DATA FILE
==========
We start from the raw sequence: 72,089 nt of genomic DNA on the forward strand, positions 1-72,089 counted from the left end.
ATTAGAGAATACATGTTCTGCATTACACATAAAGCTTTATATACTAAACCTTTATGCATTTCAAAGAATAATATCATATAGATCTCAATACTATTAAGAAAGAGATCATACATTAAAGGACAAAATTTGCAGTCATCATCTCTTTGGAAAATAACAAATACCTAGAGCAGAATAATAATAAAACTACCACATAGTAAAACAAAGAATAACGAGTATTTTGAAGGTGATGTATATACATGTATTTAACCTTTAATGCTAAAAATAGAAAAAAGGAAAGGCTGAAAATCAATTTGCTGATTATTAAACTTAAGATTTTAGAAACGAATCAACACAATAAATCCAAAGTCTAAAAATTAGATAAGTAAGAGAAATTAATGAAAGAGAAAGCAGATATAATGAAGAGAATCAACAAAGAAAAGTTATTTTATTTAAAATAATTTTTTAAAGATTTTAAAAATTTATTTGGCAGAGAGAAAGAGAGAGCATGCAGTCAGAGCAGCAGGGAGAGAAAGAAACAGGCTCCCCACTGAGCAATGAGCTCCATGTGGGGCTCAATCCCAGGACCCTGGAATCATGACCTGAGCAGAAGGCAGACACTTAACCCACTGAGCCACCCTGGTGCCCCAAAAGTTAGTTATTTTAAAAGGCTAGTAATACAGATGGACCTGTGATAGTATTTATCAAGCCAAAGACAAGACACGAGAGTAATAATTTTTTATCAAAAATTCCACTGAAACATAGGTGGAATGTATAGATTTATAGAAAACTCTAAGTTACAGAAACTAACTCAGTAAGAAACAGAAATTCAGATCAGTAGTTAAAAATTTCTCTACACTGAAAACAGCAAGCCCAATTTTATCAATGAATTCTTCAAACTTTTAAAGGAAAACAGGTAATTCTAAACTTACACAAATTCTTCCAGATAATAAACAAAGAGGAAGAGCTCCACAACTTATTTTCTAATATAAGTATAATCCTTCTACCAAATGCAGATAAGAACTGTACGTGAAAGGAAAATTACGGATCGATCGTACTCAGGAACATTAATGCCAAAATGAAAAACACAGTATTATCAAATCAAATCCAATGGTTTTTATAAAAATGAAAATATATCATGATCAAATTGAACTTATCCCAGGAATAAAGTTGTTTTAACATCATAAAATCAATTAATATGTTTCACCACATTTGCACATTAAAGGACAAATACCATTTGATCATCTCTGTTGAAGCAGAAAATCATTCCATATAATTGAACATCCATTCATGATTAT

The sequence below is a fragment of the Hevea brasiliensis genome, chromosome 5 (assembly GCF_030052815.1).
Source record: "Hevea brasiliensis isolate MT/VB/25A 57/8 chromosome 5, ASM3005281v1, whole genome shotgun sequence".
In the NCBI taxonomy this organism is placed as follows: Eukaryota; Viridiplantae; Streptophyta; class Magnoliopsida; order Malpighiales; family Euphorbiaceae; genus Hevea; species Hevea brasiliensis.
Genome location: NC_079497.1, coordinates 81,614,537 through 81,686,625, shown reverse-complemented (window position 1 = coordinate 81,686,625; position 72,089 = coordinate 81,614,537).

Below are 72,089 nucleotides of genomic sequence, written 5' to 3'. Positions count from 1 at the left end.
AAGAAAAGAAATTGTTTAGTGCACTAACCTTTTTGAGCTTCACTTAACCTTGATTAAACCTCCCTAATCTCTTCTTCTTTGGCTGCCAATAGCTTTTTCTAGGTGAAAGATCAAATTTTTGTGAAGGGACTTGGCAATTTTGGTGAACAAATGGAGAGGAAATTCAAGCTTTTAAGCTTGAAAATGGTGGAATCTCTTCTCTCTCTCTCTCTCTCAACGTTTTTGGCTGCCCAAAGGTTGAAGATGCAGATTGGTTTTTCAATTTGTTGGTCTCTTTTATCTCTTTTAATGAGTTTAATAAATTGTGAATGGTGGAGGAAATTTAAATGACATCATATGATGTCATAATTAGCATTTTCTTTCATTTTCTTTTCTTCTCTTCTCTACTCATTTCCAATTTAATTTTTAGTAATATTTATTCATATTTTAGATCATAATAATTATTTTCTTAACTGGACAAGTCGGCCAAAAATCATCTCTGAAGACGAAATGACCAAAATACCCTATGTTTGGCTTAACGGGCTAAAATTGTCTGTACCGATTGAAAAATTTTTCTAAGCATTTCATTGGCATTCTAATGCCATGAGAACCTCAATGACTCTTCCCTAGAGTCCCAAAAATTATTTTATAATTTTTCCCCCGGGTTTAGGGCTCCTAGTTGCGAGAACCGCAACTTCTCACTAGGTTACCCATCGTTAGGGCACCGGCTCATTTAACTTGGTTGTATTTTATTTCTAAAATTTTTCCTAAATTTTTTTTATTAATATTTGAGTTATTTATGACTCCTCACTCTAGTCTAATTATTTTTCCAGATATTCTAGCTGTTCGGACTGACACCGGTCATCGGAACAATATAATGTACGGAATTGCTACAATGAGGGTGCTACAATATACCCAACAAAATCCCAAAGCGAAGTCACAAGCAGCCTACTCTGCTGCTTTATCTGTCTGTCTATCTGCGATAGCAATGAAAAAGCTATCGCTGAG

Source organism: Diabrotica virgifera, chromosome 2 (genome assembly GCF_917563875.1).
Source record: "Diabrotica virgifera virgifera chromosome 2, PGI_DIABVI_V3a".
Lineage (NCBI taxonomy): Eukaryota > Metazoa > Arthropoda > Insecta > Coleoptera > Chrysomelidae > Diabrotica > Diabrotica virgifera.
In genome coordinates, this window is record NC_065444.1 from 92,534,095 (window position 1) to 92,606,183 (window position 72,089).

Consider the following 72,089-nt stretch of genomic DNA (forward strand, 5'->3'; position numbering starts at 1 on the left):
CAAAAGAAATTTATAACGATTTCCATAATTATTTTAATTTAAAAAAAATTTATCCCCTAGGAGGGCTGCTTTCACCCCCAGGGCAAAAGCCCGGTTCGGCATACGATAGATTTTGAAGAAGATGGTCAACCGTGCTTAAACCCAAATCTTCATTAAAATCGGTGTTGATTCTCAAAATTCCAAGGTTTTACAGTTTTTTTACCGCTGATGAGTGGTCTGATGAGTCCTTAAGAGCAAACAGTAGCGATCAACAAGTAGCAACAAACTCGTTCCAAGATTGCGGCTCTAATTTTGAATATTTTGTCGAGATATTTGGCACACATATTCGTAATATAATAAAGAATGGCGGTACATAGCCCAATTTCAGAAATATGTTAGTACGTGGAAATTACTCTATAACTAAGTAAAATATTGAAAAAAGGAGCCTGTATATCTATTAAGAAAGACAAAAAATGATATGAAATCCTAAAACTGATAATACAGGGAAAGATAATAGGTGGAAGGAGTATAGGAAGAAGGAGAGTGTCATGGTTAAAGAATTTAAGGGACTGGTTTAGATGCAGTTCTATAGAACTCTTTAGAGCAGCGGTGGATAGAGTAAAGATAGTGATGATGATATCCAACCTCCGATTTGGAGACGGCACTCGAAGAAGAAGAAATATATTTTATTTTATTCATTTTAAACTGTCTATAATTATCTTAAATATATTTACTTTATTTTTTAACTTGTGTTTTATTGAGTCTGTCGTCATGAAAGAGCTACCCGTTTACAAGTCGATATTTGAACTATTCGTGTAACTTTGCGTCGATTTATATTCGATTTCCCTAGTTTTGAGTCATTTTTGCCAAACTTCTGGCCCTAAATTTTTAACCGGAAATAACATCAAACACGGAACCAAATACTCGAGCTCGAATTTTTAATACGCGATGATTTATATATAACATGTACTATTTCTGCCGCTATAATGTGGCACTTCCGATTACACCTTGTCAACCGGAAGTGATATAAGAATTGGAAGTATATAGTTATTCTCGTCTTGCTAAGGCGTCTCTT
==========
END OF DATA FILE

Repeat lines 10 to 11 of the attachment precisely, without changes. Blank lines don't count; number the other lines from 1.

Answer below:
Source record: "Diabrotica virgifera virgifera chromosome 2, PGI_DIABVI_V3a".
Lineage (NCBI taxonomy): Eukaryota > Metazoa > Arthropoda > Insecta > Coleoptera > Chrysomelidae > Diabrotica > Diabrotica virgifera.